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Galileo's Colorful Moon

May 10, 2004

Image Credit: JPL Photojournal

Galileo's Colorful Moon

The Moon is a mono-color sphere - shades of grey, chromatically bounded by some whitish glare and black shadows. The problem is that our eyes, so wonderfully sensitive to faint light and subtle hues aren't good enough. But spacecraft can use filters to image in wavelengths that are sensitive to particular elements, and then computers can exaggerate the colors so that our humble Moon looks like a gaudy Christmas ornament. Such colorized views are good because they help us understand the differences in composition and sometimes age of different parts of the Moon. And we can carry that knowledge back to the eyepiece when observing. The colors show, as we know from black and white views, that there are two major types of lunar materials. The cratered highlands are made largely of iron-poor rocks which show up red in this 3-filtered image. You can see though that not all highlands are the same - an orangish area near Schickard (bottom left), and near the north pole must have some compositional differences. And the maria also have differ shades of blue and even some golden hues, showing that they are not all identical. The brightest blue in Tranquillitatis is due to titanium-rich lavas, and the orange mare (parts of Imbrium, Frigoris and Serenitatis) are lower titanium lavas. Patches of purple blue (SE of Copernicus) are due to pyroclastic (ashy, sort of) rocks. The brightest areas are the freshly (well, in the last billion years or so) crushed and exposed surfaces of young impact craters. Tycho and its rays are clear, but so are Aristarchus, Copernicus, Proclus, and various smaller craters west of Nectaris, near the north pole, and even just west of Plato. Take a look.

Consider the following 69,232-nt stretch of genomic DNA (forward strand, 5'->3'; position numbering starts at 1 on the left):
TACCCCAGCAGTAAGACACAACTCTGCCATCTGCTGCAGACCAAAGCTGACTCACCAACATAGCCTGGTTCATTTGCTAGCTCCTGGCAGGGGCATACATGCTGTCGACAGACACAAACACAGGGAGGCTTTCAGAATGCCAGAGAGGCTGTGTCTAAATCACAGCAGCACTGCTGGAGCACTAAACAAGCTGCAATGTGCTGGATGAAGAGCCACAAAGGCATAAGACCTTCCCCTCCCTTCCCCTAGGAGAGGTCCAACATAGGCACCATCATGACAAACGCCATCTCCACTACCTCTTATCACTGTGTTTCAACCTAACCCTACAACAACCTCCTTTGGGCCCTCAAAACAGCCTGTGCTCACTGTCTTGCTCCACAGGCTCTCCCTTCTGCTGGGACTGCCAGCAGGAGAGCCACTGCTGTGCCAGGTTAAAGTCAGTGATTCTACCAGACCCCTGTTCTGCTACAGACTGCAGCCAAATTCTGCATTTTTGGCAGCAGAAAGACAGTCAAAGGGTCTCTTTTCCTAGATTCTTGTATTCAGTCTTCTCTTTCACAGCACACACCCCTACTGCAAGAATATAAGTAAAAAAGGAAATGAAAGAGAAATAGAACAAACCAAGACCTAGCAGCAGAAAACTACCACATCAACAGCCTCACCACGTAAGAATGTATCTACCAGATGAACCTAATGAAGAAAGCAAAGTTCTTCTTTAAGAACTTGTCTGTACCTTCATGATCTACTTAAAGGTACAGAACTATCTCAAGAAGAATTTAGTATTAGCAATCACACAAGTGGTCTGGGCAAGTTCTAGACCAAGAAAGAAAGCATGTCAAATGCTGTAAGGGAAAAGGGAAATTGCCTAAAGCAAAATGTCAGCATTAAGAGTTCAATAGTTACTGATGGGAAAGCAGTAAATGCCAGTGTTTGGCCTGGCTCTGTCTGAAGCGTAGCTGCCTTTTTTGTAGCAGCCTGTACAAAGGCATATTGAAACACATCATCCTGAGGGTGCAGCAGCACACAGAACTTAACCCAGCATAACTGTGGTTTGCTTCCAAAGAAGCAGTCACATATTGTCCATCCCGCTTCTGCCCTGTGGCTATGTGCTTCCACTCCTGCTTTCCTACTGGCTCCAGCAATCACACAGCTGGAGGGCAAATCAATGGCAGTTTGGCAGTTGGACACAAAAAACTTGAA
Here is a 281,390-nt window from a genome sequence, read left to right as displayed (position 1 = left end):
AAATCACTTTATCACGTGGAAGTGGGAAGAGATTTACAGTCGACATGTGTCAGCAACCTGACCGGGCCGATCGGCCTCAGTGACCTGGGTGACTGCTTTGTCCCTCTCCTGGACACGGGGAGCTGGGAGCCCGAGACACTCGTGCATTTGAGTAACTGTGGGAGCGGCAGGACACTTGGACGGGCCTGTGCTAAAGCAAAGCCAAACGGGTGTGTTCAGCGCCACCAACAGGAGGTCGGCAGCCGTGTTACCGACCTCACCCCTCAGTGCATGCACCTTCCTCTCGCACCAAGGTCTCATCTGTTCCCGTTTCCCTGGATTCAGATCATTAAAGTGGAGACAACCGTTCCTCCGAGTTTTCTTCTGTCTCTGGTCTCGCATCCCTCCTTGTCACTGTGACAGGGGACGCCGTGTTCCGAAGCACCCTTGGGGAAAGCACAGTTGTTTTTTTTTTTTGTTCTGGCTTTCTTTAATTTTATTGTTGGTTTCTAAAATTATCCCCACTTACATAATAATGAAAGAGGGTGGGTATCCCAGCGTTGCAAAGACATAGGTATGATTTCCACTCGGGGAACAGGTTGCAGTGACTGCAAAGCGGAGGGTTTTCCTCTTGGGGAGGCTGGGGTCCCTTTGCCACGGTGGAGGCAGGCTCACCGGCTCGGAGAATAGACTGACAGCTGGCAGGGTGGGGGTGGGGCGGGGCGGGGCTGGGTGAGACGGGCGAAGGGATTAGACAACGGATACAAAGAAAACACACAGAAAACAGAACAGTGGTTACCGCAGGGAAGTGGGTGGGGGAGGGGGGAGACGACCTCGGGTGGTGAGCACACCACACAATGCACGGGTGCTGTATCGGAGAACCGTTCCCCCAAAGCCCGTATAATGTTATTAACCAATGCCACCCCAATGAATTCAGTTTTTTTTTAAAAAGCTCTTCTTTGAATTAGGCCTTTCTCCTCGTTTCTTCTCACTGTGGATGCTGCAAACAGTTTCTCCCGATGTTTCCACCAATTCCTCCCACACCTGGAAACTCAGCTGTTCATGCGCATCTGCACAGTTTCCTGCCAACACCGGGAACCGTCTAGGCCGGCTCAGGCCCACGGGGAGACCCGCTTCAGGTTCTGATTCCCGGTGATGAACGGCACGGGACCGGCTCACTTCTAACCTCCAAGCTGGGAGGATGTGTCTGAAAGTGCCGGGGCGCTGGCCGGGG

Technical Details:
Imaged December 8, 1992 by Galileo Solid State Imaging CCD Camera.

Related Links:
National Space Science Data Center
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Tomorrow's LPOD: Who Named That Crater?

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